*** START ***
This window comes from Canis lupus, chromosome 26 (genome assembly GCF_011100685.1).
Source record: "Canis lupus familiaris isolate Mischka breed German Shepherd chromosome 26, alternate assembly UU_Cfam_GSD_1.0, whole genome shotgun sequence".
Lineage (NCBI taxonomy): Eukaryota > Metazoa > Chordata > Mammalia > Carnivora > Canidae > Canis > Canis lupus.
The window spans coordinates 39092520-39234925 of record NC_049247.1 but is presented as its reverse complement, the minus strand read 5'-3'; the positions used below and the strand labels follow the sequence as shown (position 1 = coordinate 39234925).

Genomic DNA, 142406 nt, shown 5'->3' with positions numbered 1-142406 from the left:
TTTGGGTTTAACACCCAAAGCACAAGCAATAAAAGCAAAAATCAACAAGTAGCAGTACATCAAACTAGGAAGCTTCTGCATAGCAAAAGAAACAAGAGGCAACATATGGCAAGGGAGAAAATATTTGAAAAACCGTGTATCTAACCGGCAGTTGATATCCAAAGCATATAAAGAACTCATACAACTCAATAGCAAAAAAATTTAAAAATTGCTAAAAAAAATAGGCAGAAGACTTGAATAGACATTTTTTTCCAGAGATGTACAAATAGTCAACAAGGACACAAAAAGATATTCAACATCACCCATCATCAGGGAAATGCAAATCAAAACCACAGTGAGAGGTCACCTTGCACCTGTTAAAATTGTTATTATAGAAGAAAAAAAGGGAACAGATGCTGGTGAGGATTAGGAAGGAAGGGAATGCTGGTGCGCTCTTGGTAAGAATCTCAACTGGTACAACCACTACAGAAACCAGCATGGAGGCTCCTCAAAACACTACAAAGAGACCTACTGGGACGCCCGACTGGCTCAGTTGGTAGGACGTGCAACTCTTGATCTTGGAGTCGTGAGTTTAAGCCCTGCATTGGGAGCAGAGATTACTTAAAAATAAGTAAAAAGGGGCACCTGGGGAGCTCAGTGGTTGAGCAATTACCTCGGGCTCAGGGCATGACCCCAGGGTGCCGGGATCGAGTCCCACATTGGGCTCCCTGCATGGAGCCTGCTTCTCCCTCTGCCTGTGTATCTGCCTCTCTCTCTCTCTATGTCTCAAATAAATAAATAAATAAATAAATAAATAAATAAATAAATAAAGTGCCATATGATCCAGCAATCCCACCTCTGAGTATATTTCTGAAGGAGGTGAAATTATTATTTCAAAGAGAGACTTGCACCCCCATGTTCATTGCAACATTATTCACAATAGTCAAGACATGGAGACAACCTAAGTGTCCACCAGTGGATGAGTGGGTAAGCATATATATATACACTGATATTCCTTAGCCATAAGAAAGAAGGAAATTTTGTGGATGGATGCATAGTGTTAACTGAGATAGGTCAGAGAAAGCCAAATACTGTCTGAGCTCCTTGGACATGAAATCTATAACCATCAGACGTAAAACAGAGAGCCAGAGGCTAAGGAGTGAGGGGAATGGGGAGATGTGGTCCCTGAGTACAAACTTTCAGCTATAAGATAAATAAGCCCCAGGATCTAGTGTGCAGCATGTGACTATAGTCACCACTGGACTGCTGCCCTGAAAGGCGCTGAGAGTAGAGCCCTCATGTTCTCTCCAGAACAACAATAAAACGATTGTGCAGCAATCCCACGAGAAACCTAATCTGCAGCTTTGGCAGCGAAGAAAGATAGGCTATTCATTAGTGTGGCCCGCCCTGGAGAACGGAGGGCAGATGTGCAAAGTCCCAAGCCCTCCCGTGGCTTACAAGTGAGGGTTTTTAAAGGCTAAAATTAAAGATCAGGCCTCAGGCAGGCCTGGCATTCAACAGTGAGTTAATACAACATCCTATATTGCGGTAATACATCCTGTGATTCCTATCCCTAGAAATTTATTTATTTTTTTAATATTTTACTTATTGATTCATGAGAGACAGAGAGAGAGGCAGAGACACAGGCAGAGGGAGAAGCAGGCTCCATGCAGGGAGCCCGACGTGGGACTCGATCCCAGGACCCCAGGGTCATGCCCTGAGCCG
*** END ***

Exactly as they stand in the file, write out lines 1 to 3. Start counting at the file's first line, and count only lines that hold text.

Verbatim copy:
This window comes from Canis lupus, chromosome 26 (genome assembly GCF_011100685.1).
Source record: "Canis lupus familiaris isolate Mischka breed German Shepherd chromosome 26, alternate assembly UU_Cfam_GSD_1.0, whole genome shotgun sequence".
Lineage (NCBI taxonomy): Eukaryota > Metazoa > Chordata > Mammalia > Carnivora > Canidae > Canis > Canis lupus.